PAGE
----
WAVE stands for West Kentucky Alliance for a Vibrant Economy. The consortium of the leadership of four Mississippi River Counties, Ballard, Carlisle, Fulton and Hickman, began in 2016 with a hope, a logo and a consultant, Jonathan Miller. The goal was promoting the often forgotten rural counties as far from the Capital City as geographically possible. The group of four different counties and four different county leaders have managed not to take their marbles and go off and play somewhere else. For Kentucky politicians, that is an accomplishment in itself.
Since its early days, the group has altered focus a bit since 2016. From courting industry (any industry!), the emphasis has shifted to agriculture. That's a logical move. Agriculture is the major economic driver of the region. WAVE hired a part time ag consultant, Steven Elder, a Graves County native with deep ag roots. From all reports, Elder is putting in a lot more hours than his paycheck shows. WAVE county judges are much more comfortable promoting agriculture than factory work. River county farming in the 21st century is almost exclusively row cropping on thousands of acres and large scale poultry and hog production. There are few farms owned by out of state (or out of region) absentee owners. Families and generations of farmers still work the land and in businesses and industries connected to agriculture.
The course correction is producing benefits and attention from state and federal politicians and policy makers. Inviting company down to Columbus Belmont State Park on Thursday, July 18, 2019 was a day for WAVE to show off. The day long event featured an early morning breakfast, speeches, awards and lots of vendors eager to connect with farmers. Sixty vendors, from sellers of fancy tractors to hay to the Soybean Council, filled Park with booths and pitchmen and pitchwomen.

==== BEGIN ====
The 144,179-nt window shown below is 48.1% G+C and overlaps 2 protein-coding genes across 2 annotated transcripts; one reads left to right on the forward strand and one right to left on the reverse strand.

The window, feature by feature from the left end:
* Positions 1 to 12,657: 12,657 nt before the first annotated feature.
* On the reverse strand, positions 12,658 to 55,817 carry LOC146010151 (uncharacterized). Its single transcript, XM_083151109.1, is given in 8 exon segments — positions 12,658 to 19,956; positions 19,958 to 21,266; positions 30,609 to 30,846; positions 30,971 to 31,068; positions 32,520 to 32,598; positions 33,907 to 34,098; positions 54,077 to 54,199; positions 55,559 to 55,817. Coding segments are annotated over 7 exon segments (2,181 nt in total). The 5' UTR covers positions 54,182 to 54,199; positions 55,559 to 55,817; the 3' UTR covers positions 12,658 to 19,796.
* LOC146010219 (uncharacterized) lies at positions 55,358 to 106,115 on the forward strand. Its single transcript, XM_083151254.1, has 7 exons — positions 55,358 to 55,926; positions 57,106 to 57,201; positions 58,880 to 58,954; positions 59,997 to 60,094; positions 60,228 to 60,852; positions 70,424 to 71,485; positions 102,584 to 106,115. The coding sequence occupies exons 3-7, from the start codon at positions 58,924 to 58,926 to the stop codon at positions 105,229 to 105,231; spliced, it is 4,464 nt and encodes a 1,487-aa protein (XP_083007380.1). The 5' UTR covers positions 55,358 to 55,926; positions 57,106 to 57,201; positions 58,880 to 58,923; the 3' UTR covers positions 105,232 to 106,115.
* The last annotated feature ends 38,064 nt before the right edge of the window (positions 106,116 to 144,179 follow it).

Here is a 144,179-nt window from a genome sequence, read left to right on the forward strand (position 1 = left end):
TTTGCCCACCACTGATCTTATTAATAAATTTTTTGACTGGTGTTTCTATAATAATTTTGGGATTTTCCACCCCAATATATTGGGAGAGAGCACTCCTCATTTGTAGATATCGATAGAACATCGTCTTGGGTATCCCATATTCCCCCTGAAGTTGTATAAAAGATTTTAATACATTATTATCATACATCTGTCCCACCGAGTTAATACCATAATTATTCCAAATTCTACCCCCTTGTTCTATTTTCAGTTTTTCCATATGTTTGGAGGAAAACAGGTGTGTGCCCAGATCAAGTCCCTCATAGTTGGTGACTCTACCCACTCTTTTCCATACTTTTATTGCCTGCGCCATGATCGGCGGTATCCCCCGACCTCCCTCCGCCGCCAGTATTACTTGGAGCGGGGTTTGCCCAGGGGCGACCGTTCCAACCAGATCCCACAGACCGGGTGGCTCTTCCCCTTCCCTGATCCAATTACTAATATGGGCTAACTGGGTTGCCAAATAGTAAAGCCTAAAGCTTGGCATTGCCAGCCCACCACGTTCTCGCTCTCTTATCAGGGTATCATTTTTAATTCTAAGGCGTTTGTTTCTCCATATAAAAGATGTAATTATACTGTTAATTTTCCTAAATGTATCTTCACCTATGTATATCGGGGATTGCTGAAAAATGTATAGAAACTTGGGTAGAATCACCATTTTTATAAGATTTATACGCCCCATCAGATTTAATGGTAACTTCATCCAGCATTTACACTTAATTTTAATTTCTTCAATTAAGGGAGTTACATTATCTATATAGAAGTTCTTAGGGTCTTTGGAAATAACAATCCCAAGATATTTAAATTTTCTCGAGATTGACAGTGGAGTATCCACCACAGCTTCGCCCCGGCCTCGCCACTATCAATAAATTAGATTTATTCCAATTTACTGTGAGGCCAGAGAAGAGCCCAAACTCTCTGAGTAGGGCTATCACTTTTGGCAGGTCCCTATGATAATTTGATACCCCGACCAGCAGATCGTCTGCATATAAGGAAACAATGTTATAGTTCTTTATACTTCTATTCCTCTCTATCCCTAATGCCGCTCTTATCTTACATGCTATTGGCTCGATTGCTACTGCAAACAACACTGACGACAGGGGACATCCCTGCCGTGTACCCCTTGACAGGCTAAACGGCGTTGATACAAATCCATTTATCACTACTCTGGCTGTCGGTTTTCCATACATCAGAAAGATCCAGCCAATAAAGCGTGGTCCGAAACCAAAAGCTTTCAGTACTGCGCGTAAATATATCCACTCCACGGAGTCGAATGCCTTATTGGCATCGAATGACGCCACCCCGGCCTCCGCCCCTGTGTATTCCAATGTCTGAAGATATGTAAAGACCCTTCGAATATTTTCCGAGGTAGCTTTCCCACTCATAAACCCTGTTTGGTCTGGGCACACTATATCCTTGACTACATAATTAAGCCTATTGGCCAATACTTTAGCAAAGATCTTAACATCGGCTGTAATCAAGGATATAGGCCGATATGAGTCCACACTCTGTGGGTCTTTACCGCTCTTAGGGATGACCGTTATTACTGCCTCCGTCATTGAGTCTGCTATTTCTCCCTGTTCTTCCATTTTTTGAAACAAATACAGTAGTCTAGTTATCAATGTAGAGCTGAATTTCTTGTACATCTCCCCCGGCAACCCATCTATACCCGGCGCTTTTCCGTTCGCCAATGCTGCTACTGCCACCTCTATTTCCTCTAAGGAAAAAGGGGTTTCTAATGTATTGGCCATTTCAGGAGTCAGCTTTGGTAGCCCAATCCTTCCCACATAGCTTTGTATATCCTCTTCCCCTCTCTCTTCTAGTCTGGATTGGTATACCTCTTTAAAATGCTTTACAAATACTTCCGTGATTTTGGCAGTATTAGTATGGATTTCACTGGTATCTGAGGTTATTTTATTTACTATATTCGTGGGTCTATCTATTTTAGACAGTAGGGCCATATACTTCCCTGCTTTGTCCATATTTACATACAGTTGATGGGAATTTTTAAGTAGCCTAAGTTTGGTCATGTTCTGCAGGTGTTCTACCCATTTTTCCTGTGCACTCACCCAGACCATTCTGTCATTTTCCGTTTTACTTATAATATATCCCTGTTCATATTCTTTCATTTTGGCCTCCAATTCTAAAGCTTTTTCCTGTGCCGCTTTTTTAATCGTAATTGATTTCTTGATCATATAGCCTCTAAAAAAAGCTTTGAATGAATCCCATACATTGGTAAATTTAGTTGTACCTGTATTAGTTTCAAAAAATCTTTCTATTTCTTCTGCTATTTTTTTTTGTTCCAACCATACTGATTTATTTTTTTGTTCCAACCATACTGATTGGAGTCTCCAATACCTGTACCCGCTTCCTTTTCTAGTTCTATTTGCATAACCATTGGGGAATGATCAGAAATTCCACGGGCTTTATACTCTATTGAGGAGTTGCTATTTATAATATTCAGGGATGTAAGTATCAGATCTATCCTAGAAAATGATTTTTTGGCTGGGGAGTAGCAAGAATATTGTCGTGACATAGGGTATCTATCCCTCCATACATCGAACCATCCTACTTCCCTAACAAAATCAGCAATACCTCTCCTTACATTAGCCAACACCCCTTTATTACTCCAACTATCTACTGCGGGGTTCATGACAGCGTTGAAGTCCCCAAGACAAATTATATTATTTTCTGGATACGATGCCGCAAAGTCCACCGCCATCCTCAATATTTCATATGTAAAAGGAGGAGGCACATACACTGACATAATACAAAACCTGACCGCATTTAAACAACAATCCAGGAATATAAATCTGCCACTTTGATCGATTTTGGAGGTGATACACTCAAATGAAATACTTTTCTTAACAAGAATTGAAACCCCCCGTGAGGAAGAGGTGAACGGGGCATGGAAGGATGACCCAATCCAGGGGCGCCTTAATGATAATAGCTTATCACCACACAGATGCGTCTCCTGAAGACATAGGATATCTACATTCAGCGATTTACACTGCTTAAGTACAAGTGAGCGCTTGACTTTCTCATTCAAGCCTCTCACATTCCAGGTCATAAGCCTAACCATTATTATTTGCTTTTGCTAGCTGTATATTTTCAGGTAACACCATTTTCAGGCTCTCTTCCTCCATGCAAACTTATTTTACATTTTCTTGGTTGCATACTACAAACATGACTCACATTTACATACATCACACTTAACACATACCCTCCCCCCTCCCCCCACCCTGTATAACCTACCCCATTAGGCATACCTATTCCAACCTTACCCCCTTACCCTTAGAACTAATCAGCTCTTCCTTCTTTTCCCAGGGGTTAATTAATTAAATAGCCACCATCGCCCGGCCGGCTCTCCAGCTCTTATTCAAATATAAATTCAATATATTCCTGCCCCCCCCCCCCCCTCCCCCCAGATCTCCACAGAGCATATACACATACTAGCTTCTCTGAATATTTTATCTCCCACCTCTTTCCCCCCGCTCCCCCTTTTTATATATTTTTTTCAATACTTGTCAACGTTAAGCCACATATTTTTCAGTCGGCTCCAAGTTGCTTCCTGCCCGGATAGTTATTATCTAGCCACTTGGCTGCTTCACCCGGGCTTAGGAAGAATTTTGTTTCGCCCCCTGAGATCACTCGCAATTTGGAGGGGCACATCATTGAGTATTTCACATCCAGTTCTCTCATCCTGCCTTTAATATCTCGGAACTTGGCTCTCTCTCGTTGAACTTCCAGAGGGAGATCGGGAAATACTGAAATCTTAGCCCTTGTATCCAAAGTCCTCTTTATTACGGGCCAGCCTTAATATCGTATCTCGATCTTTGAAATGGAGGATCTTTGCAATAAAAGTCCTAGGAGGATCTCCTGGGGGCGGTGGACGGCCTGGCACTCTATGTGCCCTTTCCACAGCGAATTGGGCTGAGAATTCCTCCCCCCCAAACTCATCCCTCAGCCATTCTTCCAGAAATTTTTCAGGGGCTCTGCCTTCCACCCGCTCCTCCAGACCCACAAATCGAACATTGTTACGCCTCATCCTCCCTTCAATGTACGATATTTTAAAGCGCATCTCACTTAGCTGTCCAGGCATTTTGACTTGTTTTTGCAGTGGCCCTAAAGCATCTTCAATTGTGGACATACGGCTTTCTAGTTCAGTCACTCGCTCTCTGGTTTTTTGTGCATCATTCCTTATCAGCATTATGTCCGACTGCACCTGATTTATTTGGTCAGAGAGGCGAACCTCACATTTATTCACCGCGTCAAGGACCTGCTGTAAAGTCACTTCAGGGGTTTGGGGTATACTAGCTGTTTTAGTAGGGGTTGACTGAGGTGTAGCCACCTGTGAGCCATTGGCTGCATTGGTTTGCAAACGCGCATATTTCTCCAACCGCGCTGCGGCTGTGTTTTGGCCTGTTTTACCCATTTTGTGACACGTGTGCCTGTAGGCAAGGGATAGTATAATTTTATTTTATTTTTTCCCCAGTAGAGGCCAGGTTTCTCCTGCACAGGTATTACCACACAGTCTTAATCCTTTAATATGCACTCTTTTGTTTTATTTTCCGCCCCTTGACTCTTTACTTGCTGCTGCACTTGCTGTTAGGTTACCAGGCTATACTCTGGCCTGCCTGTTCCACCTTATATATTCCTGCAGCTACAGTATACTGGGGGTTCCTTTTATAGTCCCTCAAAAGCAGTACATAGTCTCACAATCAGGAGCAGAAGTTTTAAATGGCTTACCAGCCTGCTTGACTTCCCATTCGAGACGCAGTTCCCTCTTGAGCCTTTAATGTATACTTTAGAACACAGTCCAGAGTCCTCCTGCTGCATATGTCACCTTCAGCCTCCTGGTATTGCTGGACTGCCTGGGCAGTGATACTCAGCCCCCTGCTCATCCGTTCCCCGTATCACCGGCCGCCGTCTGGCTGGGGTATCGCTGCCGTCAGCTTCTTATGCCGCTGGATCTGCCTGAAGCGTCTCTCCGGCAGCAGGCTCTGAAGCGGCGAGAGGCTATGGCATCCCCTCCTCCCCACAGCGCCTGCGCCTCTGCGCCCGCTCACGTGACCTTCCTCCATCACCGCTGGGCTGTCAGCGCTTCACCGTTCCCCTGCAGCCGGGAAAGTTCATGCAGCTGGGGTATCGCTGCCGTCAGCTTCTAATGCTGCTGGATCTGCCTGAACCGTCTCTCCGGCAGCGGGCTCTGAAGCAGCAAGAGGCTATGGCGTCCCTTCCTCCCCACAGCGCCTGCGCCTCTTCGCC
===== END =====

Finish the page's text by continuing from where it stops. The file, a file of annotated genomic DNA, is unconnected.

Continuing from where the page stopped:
What stood out in the speeches was the newest crop being hailed as the saving grace for farmers beset by too much rain, too many tariffs and too full grain bins. Keynote speaker Matt Lohr, USDA Chief of Natural Resources Conservation Service (NCRS), shown at left, hailed the West Kentucky farmers and their "spirit of innovation". He said that Kentucky is the epicenter of hemp production.
With its large stretches of arable land, highly educated farmers and a thirst for another profit center, WAVE agriculture is the dot in the center of Kentucky's hemp map.
Commissioner of Agriculture Ryan Quarles, no stranger to the area, said that the impact of agriculture is in the billions.
Tony Brannon, Dean of Murray State's Hutson (the tractor company) School of Agriculture bragged that his school is the center of hemp research. The first hemp seeds came in through customs to MSU in 2014. Since then, research into the three profit centers of hemp - seed, fiber and CBD oil - has taken off.
Warren Beeler of the Governor's Office of Ag Policy said US Ag Commissioner Sonny Perdue called the area "the tip of the spear" for hemp production. Beeler said that of new loans for chicken barns, seven out of ten go to young farmers. He sees that as a positive step to keeping young people in the agriculture.
Currently "one-third of America's 3.4 million farmers are over the age of 65, long regarded as retirement age, and nearly a million more of them are within a decade of that milestone, according to new USDA data".... But there is reason to hope. "Some 27 percent of farmers are categorized as new and beginning producers, with 10 years or less of experience in agriculture." Fern's Ag Insider: April 11, 2019
During the awards ceremony, that hope was demonstrated by the Young Farmer of the Year Award going to Hickman County farmer, H. O. Weatherford. He and his father, Curtis, farm 4000 acres together. Davie Stephens, a Hickman County farmer, currently president of the American Soybean Association, was named Farmer of the Year. Stephens was on the road promoting his organization but his wife Judy was on hand to accept the award for him. The legacy award went to deceased farmer, Harold Wilson, whose large family is involved in agriculture. One of his sons, Mark Wilson, works for Hutson Ag by day and serves as co-chair of the Fancy Farm Political Speaking in his spare time.
The final award presentation, the Community Investment Award went to the WAVE organization. It is as it should be that the prize went to WAVE. Getting heads wrapped around the unique character of the region and promoting its agricultural strength is proving a good fit.